No one chooses when they will get cancer. No one chooses where they will get cancer. But everyone has a choice when it comes to choosing your cancer care team."
With a breast cancer diagnosis, there are many choices to be made. How do you know if you’re getting the best care possible? Here are some key factors to look for when choosing your cancer care team.
“The most important thing I want to impart to patients is knowledge,” Dr. Beth Riley, a breast medical oncologist and deputy director of Health Affairs at UofL James Graham Brown Cancer Center, said. “There are a lot of choices when it comes to oncology treatment. There are different ways to achieve the same goal, but those treatments may have different side effects and different long-term outcomes. I’m passionate about educating my patients about the nature of their tumor and their treatment options so they feel empowered to make the best decision.”
Innovative, Personalized Treatment
Advanced precision medicine allows your cancer team to carefully examine the unique, molecular structure or “personality” of your cancer to customize treatments and target the cause.
“The most exciting thing in oncology right now is immunotherapy,” Dr. Riley said. “It will change the outlook of oncology moving forward.”
UofL Brown Cancer Center is one of the first places where immunotherapy was used for melanoma (skin cancer).
Immunotherapy works by stimulating the immune system to recognize the cancer and destroy it. Most of us are probably having cancer develop in our bodies every day, except that our immune systems recognize those abnormal cells and are able to kill them. When cancer develops, sometimes it's able to trick the immune system, like a stealth fighter jet, it flies under the radar and the immune system isn’t able to recognize it. When a patient is given immunotherapy, it paints a target on that stealth fighter jet’s back and tells the immune system to recognize and kill it. That's how immunotherapy works. It uses our own immune system to destroy the cancer.
Access to Clinical Trials
“Immunotherapies that we first tested against melanoma have now been found to prolong the survival of patients suffering from multiple types of cancer, including breast cancer,” Dr. Jason Chesney, director of UofL Brown Cancer Center, said.
Dr. Riley, said, “In those tumor types where immunotherapy has not provided as much benefit, we're working very hard to develop clinical trials to see how to manipulate the tumor or the treatment to improve the rates of success.”
“Right now, immunotherapy doesn't work for everybody,” Dr. Kelly McMasters, surgical oncologist and chair of the Department of Surgery, said. “Trying to make it work for everybody is work for the future and the research that needs to be done is being done right here in Louisville at UofL James Graham Brown Cancer Center.”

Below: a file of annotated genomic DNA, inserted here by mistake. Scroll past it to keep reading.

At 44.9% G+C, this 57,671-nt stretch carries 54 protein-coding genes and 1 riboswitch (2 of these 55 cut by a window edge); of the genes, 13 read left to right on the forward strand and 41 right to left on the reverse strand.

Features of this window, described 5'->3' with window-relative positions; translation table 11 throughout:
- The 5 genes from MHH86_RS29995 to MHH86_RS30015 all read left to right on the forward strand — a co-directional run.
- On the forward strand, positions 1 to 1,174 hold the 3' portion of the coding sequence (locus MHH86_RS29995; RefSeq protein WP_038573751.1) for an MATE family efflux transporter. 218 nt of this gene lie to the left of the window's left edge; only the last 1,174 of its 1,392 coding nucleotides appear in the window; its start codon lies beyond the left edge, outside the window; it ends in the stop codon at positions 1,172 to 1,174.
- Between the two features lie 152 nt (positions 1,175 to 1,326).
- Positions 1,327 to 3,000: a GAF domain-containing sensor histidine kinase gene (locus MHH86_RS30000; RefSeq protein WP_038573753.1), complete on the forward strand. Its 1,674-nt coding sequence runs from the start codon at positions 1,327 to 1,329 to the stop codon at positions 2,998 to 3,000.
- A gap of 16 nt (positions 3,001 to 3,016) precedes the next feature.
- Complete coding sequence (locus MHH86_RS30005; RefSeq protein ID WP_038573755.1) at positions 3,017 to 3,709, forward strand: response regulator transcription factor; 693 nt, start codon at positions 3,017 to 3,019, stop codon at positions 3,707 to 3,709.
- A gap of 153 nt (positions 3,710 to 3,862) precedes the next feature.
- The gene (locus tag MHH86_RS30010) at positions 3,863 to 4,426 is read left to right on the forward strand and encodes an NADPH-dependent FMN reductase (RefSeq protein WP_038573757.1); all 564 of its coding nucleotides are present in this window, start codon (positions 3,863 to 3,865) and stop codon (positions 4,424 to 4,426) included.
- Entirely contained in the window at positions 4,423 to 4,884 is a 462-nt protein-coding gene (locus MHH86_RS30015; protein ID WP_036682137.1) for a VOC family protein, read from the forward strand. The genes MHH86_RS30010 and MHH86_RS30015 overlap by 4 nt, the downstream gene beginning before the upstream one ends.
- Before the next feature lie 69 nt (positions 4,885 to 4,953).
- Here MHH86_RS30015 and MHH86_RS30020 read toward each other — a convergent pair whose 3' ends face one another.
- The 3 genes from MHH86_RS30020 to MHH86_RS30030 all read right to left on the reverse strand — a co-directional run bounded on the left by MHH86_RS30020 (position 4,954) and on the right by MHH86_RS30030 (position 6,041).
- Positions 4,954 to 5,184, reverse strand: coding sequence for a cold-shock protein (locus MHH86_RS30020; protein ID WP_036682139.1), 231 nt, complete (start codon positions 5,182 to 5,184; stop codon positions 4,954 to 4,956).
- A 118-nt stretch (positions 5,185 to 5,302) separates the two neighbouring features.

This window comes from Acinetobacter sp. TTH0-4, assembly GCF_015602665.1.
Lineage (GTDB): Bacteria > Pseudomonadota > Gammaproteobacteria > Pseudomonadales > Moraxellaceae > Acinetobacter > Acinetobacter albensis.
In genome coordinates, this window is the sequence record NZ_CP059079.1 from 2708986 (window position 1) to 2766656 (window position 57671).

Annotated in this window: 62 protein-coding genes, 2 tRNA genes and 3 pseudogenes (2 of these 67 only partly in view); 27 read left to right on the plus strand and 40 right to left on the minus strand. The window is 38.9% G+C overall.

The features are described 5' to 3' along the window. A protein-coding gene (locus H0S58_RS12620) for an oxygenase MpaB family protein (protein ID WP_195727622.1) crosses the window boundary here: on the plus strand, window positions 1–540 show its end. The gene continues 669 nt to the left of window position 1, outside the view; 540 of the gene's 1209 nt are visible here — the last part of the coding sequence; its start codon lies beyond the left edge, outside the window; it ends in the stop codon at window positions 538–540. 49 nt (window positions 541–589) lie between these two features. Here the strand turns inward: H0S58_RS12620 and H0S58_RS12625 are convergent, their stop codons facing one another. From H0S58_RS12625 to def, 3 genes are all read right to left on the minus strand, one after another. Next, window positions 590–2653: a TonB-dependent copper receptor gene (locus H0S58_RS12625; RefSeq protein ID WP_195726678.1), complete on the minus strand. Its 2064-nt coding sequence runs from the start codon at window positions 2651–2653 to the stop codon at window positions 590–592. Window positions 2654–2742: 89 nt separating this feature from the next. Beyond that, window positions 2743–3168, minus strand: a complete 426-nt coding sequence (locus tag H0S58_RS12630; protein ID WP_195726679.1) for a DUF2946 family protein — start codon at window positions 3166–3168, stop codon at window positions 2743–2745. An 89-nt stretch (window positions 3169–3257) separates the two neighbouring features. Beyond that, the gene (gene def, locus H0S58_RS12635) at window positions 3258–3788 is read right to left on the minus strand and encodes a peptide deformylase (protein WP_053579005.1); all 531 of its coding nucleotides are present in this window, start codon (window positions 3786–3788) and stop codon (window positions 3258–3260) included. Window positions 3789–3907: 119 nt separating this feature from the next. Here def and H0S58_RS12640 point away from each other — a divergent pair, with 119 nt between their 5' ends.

Multidisciplinary Academic Specialists
“At UofL Brown Cancer Center, we offer a multidisciplinary approach,” Dr. Nicolas Ajkay, a breast surgical oncologist and director of the Multidisciplinary Breast Clinic, said. “If you had breast cancer in the 1970s, you would get a mastectomy and that was it. Today, treatment of breast cancer requires multiple specialties: a breast surgeon, medical oncologist, and radiation oncologist. Our team collectively designs the best plan of action for each patient based on their unique diagnosis.”
UofL Brown Cancer Center features many academic specialists, concentrating on one type of cancer. “I may not be the right person to treat your colon cancer or lung cancer, but I am the right person to treat your breast cancer, because that's what I do day in, day out,” Dr. Riley said.
With strong working relationships, our multidisciplinary teams make sure your care is managed with the expertise of those who specialize in your cancer diagnosis.
In addition to the team treating cancer itself, it’s important to find a team who can address your other medical concerns that may coincide with cancer treatment. Because breast cancer affects approximately 10 percent of women in their childbearing years and it can affect her fertility, the HER Program was developed at UofL Brown Cancer Center for women 45 or younger with breast cancer.
The program also brings together experts in sexual health, cancer rehabilitation, genetic counseling, high risk conditions and survivorship. Other support services, including those for children and caregivers, are also available through the M. Krista Loyd Resource Center.
Already have a cancer care team? Ask for a second opinion.
“Innovation happens at UofL Brown Cancer Center,” Dr. Riley said. “We have a curiosity and a desire to answer unanswered questions and find undiscovered treatments in a particular cancer type. Not only can we provide different avenues of treatment, but even if you're already in treatment, we can provide a second opinion. Sometimes a second set of eyes on a problem is important, especially when you're talking about cancer care.”
Call UofL Brown Cancer Center at 502-562-HOPE (4673).